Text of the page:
Originally Posted by hypergolic
, I just read it this morning and this stuck out when I read your post.
7. We have seen many times that adding a brewery to an existing restaurant or bar usually does not work. A brewpub needs to be created from scratch, not added on to an existing establishment. It is axiomatic that adding a brewery will not "fix" an establishment that is "busted" (i.e. not successful), nor will it add meaningful value to one that IS successful.
I know nothing about large scale brewing, I just like to read beer stuff so I don't know how much truth is in that statement.
An interesting statement. Locally, I have frequented a "nice" restaurant which had started homebrewing (as a best description of their process and equipment) and it just wasn't very good beer. The food was good, and it was a nice quiet "upscale" (for our neck of the woods) place to eat.
I don't think the small batch brewing necessarily hurt the business, but the low quality beer they made did nothing to help the place IMO. All in all, it was a low cost experiment for them I guess. They did not take out loans on the small equipment and the license fees were probably not very high for the small brewery.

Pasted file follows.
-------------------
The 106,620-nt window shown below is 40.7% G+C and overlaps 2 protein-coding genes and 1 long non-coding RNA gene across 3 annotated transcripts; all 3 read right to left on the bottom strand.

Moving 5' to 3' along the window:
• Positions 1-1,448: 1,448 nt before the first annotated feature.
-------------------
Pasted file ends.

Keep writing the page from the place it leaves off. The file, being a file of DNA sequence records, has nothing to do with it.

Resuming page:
I think what you need to understand is the expectation the owner has for the brewing portion. It's often seen that having your own beer is a benefit to the restaurant, but making low quality beer is definitely not beneficial. The first thing you need to have is a QUALITY line of beers that you know can be made that the quantity needed for the operation. Brewing 5 Gallons at home is not really the same as brewing 25 to 40 gallons or so at the restaurant (You probably WILL have to brew this at the restaurant.)
There are many small batch breweries operating successfully. You need to be like them.